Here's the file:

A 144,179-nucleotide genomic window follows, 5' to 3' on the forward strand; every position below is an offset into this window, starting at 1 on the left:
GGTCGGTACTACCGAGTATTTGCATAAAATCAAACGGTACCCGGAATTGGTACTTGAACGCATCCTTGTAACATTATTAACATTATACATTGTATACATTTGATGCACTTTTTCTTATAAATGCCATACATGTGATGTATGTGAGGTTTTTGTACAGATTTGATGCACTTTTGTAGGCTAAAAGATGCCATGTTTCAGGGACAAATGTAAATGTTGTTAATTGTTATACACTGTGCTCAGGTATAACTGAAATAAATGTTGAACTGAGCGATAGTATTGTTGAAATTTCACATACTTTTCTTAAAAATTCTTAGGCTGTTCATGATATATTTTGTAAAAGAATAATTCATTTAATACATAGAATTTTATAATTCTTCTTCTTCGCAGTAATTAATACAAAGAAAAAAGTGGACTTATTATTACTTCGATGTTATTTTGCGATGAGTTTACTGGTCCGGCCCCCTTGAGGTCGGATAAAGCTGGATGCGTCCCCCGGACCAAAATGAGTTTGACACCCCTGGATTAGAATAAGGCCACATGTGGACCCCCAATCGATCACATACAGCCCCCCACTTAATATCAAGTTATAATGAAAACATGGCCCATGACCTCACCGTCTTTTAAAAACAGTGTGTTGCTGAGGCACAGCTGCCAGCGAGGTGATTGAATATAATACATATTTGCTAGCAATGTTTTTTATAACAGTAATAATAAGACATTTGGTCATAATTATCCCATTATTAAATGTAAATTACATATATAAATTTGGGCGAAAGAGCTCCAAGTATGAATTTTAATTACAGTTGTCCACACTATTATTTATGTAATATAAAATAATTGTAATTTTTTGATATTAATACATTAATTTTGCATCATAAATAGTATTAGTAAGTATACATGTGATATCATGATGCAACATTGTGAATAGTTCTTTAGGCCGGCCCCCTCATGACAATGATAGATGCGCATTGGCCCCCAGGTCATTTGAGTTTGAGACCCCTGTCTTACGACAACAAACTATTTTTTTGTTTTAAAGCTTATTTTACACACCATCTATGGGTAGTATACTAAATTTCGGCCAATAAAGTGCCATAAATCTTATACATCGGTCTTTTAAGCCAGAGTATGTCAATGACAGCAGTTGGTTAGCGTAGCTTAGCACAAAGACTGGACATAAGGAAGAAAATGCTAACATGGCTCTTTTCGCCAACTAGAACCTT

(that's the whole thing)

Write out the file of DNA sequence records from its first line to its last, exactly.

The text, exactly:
A 144,179-nucleotide genomic window follows, 5' to 3' on the forward strand; every position below is an offset into this window, starting at 1 on the left:
GGTCGGTACTACCGAGTATTTGCATAAAATCAAACGGTACCCGGAATTGGTACTTGAACGCATCCTTGTAACATTATTAACATTATACATTGTATACATTTGATGCACTTTTTCTTATAAATGCCATACATGTGATGTATGTGAGGTTTTTGTACAGATTTGATGCACTTTTGTAGGCTAAAAGATGCCATGTTTCAGGGACAAATGTAAATGTTGTTAATTGTTATACACTGTGCTCAGGTATAACTGAAATAAATGTTGAACTGAGCGATAGTATTGTTGAAATTTCACATACTTTTCTTAAAAATTCTTAGGCTGTTCATGATATATTTTGTAAAAGAATAATTCATTTAATACATAGAATTTTATAATTCTTCTTCTTCGCAGTAATTAATACAAAGAAAAAAGTGGACTTATTATTACTTCGATGTTATTTTGCGATGAGTTTACTGGTCCGGCCCCCTTGAGGTCGGATAAAGCTGGATGCGTCCCCCGGACCAAAATGAGTTTGACACCCCTGGATTAGAATAAGGCCACATGTGGACCCCCAATCGATCACATACAGCCCCCCACTTAATATCAAGTTATAATGAAAACATGGCCCATGACCTCACCGTCTTTTAAAAACAGTGTGTTGCTGAGGCACAGCTGCCAGCGAGGTGATTGAATATAATACATATTTGCTAGCAATGTTTTTTATAACAGTAATAATAAGACATTTGGTCATAATTATCCCATTATTAAATGTAAATTACATATATAAATTTGGGCGAAAGAGCTCCAAGTATGAATTTTAATTACAGTTGTCCACACTATTATTTATGTAATATAAAATAATTGTAATTTTTTGATATTAATACATTAATTTTGCATCATAAATAGTATTAGTAAGTATACATGTGATATCATGATGCAACATTGTGAATAGTTCTTTAGGCCGGCCCCCTCATGACAATGATAGATGCGCATTGGCCCCCAGGTCATTTGAGTTTGAGACCCCTGTCTTACGACAACAAACTATTTTTTTGTTTTAAAGCTTATTTTACACACCATCTATGGGTAGTATACTAAATTTCGGCCAATAAAGTGCCATAAATCTTATACATCGGTCTTTTAAGCCAGAGTATGTCAATGACAGCAGTTGGTTAGCGTAGCTTAGCACAAAGACTGGACATAAGGAAGAAAATGCTAACATGGCTCTTTTCGCCAACTAGAACCTT